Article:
Daniel Kahn Gillmor writes ("Re: [pkg-gnupg-maint] Bug#840669: Need way to
avoid agent, or reliable way to kill agent"):
> On Fri 2016-10-14 07:10:29 -0400, Ian Jackson wrote:
> > When run under adt-run with a filesystem snapshotting virt server,
> > there is to need (of course) to delete the temporary area, since it's
> > in a filesystem a snapshot which is going to be deleted.
> i think you mean "no need" here, not "to need", right?
> There are multiple ways that processes from a given test run could
> potentially linger with files open in that snapshotted filesystem.
Those leftover processes would be bugs. They aren't always detected,
it's true, particularly in the less-formal ways of running the test
> gpg-agent happens to be one of them. what do you propose to do about
> the others?
There are no others.
If others should start to occur then I would want the tests to fail so
that I could arrange for my code not to leak wreckage in the process
So I actively _want_ to detect these leaks and fail on them.
> If dgit is willing to do this work, it should also be willing to just
> invoke "gpgconf --kill gpg-agent" when it's ready to terminate the
> agent, right? Why craft all this new mechanism and guidance?
That might be possible, but:
1. dgit ought not to start an agent if there's one already running.
So dgit would have to grow code to do that.
2. The agent started by dgit should not be used willy-nilly by other
processes. The user who types their passphrase to authorise a dgit
push ought not to find that the passphrase has been reused for a
different operation. (And vice versa.)
3. dgit does in fact not currently have any gnupg2 knowledge at all.
It just runs `gpg' with some very simple command line arguments.
(Consider also `debsign' which could usefully use this feature and is
otherwise a very small program.)
4. Applications (and users) which are naive (like dgit right now,
before I add any hypothetical key-lifetime-control code) should expect
that the lifetime of authorisation granted to a particular program (by
typing a passphrase at something like pinentry) is limited to that
> > * The result is that the scope of an auto-spawned agent is a single
> > GNUPG_AGENT_LIFETIME_FD (normally, a single gnupg2 gpg program).
> > Other concurrent calls to gpg will block.
> yuck. I really don't like the idea that all concurrent calls to gpg
> should block.
I think this is an inevitable consequence of the following facts:
1. An agent process is the repository of authorisation granted via
pinentry. (gnupg2 design decision; changed from gnupg1)
2. In the absence of some kind of ambient desktoppish global pinentry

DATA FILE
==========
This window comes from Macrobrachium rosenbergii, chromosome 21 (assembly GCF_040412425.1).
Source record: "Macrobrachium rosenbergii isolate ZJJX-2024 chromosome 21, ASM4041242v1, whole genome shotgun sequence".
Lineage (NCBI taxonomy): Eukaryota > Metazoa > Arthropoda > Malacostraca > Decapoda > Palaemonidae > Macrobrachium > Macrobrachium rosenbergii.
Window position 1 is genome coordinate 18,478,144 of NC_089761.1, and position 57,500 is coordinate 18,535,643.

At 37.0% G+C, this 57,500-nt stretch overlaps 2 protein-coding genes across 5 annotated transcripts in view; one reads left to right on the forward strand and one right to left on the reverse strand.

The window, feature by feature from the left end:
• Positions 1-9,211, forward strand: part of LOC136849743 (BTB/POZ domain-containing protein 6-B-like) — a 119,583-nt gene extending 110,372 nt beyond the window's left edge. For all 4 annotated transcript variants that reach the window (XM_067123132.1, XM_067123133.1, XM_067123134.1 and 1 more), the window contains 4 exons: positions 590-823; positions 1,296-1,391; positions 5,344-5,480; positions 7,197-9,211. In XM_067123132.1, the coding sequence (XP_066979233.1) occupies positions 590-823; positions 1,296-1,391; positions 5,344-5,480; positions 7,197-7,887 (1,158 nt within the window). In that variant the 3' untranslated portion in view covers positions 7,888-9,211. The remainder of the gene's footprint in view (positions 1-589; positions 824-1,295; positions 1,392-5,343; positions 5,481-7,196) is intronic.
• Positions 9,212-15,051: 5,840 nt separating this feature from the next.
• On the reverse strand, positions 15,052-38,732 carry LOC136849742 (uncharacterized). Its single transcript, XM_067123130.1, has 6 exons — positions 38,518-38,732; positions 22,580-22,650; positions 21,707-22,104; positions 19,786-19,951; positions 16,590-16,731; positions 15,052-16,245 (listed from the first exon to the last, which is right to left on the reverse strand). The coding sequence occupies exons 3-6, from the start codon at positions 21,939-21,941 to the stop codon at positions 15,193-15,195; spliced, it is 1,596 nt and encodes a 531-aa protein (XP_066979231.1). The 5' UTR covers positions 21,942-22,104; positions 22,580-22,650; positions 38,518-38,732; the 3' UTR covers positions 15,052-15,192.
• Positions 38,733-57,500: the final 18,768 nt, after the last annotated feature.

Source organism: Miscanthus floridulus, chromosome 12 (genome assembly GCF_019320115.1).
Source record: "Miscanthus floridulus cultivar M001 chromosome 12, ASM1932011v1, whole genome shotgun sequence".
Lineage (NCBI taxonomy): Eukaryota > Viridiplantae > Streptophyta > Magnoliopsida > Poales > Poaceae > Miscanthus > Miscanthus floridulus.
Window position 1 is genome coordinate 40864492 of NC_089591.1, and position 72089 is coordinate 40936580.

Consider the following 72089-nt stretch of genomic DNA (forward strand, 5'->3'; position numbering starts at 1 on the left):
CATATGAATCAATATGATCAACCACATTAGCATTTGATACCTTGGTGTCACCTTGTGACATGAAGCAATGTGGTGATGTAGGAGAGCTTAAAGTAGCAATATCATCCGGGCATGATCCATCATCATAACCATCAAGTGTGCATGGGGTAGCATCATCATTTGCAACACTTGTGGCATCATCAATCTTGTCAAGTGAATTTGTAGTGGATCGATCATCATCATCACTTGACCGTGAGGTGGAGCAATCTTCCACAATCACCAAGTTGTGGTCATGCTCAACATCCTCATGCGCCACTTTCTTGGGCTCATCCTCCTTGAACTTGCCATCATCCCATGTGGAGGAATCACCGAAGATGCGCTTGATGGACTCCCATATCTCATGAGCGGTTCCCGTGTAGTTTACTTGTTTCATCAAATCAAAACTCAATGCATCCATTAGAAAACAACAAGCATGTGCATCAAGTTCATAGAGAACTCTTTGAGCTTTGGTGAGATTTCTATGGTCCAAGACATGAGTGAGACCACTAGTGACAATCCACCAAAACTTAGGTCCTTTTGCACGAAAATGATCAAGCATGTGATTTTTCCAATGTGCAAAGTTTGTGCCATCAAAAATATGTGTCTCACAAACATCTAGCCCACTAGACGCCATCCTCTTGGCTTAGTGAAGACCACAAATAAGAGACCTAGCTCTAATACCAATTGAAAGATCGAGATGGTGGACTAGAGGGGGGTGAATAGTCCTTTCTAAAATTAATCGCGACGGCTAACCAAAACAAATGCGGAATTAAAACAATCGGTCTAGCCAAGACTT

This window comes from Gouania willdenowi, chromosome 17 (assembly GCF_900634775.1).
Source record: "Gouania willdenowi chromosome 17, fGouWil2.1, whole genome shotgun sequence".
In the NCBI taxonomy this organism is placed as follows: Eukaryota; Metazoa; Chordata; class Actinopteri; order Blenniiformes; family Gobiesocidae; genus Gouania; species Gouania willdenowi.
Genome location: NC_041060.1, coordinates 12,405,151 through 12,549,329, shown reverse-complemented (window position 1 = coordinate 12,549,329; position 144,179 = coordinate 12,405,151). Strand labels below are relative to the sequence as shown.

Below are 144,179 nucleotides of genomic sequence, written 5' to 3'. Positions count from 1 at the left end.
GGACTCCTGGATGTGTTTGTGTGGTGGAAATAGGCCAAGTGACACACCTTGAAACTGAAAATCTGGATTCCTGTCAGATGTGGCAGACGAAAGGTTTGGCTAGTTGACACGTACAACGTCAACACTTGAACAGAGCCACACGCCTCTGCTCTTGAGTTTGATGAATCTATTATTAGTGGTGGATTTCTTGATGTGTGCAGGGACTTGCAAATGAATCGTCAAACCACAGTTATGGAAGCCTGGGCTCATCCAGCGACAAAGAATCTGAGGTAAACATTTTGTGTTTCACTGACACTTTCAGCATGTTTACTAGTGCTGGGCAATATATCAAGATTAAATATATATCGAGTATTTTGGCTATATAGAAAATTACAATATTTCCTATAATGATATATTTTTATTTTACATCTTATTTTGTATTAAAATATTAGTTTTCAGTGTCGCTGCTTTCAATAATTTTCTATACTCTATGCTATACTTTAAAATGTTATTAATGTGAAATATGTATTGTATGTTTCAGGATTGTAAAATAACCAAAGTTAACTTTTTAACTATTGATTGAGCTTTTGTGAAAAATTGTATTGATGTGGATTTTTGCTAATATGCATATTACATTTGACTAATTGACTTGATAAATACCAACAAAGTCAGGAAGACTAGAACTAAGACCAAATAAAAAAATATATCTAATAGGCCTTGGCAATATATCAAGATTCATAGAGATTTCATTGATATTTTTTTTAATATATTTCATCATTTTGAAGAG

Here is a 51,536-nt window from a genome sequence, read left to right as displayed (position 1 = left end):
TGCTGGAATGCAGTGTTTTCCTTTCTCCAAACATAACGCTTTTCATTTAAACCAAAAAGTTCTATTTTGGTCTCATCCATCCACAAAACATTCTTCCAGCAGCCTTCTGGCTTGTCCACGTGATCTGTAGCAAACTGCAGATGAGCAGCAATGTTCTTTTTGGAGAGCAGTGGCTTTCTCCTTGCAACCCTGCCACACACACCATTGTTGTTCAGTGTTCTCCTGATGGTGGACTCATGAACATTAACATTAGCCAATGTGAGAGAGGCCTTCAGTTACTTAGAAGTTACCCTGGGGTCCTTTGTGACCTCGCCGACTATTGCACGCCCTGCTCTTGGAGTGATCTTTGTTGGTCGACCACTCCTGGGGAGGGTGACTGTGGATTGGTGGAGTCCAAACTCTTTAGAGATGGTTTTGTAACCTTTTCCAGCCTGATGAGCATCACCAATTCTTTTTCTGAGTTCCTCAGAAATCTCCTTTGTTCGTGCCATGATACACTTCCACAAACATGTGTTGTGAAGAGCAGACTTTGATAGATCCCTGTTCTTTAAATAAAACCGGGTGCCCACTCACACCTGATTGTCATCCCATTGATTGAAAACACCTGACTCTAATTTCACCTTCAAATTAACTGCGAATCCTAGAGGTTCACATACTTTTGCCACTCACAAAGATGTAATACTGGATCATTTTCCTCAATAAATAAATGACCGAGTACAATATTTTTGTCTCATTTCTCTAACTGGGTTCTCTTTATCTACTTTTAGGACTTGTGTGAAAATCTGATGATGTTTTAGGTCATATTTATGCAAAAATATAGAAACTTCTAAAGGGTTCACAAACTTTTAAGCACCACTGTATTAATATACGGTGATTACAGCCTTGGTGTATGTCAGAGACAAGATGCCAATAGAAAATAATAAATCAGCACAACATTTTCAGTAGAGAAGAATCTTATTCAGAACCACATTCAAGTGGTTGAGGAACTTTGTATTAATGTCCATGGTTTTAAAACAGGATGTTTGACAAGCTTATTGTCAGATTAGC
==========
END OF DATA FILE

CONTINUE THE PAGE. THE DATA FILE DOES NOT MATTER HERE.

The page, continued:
setup, authorisation granted via pinentry should be limited to the
particular command that the user ran or the particular gpg
2a. If you disagree about that as the default, at the very least,
such an restricted lifetime model should be available as a
configuration or runtime option. (security property)
3. Concurrent access to the private key database by different
agents is not safe. (gnupg2 design decison; I think gnupg1 uses
If you want to support *concurrent* use of multiple different
authorisation contexts, with different lifetimes, then you need to
either make a single agent somehow able to keep the different security
contexts separate, or allow there to be multiple concurrent agents.
In the absence of those changes, which would be a major architectural
overhaul, blocking one gnupg because another one is blocked in
pinentry is fairly reasonable. This would only happen in interactive
> This proposal represents a major change in how gpg-agent works right
My proposal represents the re-establishment of the semantics of
And I think you overestimate the amount of code change involved.
> > This doesn't solve the problem when the test scripts are run ad-hoc.
> > It won't solve the problem for other programs which set HOME (or
> > GNUPGHOME) as part of test suites or whatever.
> right, i agree that there is a general problem here, which is how to
> deal with test suites that involve manipulation of gpg secret key
> material. It would be great for upstream to produce a clear set of
> instructions that say "if you're dealing with gpg secret key material in
> a test suite, here's what we recommend you do".
I don't think that is a reasonable approach, partly because gnupg may
be called by other programs, and partly because gnupg2 is not entitled
to decree particular misbehaviours (which I'm afraid I think the
current behaviour is) "as designed".
Ian Jackson <ijack...@chiark.greenend.org.uk> These opinions are my own.
If I emailed you from an address @fyvzl.net or @evade.org.uk, that is
a private address which bypasses my fierce spamfilter.